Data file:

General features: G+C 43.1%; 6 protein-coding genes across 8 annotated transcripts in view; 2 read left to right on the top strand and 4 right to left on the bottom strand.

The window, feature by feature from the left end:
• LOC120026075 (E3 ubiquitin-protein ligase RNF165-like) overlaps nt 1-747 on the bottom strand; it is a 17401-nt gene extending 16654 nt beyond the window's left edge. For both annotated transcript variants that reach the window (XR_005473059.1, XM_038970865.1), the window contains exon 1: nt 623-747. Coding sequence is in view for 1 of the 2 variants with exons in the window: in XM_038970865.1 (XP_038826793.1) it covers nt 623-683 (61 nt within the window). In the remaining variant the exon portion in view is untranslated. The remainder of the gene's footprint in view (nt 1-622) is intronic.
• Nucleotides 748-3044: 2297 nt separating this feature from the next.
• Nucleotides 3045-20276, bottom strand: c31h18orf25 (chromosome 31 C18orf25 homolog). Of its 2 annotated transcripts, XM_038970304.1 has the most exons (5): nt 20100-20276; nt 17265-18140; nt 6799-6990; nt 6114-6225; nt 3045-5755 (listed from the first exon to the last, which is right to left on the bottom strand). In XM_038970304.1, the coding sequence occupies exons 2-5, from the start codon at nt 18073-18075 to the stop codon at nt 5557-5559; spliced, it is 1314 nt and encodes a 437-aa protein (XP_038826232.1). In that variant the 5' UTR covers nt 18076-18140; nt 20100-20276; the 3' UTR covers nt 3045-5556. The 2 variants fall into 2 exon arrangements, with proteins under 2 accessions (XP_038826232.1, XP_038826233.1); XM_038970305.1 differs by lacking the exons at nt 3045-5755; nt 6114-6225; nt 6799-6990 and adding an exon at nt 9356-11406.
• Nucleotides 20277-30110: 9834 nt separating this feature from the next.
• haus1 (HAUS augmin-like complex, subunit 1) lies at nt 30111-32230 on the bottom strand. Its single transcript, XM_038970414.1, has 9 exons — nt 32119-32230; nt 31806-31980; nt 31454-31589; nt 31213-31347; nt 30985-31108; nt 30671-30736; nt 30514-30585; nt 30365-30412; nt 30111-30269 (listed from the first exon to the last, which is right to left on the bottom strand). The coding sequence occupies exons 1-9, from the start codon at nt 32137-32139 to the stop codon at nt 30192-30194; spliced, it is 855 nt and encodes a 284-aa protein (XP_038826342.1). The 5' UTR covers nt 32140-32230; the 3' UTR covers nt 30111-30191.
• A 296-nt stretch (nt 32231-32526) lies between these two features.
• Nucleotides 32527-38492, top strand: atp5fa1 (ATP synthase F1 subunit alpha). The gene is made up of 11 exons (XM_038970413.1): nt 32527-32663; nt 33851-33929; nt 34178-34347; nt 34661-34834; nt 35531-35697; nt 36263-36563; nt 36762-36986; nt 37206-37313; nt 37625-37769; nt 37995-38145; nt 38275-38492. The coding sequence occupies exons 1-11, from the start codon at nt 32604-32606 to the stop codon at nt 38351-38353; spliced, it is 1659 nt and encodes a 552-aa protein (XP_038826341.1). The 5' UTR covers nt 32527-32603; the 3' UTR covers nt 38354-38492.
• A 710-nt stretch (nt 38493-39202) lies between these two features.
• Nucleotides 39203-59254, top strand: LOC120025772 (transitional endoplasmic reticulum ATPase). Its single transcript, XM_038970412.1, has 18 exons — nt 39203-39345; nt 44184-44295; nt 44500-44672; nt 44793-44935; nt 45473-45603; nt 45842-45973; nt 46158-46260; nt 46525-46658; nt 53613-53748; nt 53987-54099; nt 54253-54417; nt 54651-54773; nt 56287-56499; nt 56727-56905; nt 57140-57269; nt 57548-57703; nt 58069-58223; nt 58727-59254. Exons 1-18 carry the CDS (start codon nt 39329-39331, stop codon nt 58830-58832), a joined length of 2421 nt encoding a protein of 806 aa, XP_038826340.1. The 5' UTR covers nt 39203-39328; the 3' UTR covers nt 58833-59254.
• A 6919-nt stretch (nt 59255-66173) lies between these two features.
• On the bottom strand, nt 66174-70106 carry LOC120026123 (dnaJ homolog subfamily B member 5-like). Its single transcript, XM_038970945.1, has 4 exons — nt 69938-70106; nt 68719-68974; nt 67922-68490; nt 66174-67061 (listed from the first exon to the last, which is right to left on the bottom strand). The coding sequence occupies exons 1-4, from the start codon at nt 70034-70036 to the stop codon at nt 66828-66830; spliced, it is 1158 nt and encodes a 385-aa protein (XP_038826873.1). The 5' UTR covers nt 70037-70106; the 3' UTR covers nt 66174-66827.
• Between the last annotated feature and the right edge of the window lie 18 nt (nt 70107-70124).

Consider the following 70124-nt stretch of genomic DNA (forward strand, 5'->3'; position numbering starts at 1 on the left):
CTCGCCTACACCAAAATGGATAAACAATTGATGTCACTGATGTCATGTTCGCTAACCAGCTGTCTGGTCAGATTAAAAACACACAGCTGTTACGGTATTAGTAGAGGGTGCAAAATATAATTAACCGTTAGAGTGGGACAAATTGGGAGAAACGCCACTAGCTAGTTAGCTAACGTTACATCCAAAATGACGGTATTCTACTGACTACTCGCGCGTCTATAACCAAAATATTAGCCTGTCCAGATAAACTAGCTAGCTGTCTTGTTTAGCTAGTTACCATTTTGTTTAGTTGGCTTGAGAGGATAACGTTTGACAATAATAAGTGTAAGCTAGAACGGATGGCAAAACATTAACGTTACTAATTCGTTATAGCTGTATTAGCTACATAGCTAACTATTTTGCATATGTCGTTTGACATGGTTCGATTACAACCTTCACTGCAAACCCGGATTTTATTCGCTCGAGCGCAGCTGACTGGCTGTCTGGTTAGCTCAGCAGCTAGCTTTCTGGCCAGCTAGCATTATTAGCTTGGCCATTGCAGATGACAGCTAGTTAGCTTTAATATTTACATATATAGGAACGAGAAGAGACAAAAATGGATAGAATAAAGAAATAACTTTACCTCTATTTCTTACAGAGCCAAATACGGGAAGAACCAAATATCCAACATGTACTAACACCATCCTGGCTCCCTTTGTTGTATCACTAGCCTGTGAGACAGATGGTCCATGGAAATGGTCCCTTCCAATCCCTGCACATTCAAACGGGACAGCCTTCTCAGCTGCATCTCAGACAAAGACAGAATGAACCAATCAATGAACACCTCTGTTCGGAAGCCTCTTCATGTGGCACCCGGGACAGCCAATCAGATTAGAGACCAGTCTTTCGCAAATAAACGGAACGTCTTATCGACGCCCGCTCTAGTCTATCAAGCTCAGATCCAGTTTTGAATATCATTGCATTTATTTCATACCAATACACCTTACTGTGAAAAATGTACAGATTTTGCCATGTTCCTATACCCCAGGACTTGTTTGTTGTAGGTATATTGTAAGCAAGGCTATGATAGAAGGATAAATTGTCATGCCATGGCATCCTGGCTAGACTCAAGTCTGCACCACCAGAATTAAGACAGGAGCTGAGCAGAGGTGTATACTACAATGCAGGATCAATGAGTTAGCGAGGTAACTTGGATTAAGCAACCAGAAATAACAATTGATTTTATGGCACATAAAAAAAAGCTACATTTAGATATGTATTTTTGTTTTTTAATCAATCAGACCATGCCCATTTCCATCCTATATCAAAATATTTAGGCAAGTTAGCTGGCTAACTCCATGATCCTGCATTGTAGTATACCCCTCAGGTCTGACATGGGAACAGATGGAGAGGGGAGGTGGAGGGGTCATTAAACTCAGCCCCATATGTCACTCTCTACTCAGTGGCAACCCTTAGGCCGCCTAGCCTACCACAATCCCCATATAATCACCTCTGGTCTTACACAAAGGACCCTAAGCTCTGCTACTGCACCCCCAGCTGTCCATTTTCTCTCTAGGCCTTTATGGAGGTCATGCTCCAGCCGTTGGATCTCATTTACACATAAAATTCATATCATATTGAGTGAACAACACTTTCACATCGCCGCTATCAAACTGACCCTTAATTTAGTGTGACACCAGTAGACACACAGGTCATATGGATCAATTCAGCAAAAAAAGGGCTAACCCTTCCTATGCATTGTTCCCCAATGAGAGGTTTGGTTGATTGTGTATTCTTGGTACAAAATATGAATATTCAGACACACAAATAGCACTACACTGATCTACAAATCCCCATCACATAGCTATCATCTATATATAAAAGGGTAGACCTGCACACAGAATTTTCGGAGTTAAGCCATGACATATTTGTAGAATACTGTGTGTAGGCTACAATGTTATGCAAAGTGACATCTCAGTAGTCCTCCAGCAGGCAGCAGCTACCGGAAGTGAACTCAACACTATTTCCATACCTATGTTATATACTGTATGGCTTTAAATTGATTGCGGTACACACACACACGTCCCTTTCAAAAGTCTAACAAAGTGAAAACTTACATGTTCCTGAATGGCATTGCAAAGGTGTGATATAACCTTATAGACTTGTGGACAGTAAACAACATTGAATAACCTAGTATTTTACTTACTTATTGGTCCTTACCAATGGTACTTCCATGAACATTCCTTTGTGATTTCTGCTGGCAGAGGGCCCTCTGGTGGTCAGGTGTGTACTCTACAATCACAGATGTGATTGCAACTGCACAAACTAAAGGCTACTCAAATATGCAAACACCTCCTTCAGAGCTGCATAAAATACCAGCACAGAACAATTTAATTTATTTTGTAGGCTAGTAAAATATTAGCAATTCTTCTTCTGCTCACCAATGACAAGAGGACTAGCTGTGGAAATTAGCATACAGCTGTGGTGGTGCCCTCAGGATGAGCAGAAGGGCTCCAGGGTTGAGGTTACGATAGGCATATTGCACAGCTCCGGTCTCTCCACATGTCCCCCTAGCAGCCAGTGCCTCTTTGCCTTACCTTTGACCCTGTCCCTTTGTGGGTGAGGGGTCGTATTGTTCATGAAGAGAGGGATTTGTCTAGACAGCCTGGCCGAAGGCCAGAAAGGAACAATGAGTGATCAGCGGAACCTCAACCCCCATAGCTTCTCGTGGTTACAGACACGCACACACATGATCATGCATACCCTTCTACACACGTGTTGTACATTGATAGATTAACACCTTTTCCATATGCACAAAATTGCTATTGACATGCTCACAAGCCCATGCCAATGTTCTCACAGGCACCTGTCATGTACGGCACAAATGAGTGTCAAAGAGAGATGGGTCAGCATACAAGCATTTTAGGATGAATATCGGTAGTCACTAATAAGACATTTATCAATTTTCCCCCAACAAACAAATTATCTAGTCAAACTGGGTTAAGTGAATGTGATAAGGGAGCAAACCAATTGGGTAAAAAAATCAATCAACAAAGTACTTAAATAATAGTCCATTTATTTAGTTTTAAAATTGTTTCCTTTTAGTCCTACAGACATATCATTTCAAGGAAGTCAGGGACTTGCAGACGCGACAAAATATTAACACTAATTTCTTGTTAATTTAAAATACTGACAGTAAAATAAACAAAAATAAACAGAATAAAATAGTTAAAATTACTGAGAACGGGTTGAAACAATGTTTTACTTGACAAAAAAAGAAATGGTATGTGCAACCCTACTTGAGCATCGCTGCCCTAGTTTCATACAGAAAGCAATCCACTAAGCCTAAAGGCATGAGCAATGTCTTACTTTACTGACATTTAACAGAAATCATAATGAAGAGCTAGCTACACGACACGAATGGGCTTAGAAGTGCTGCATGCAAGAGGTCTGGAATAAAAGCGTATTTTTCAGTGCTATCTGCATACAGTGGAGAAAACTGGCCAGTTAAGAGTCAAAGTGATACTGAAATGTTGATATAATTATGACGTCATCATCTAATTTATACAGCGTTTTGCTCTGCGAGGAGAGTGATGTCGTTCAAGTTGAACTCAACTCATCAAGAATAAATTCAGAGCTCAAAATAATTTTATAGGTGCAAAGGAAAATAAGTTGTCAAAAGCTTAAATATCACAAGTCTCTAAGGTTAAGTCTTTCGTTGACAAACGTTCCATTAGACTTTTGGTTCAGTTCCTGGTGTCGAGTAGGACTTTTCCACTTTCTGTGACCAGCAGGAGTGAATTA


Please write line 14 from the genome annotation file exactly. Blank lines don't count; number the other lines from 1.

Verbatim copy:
• Between the last annotated feature and the right edge of the window lie 18 nt (nt 70107-70124).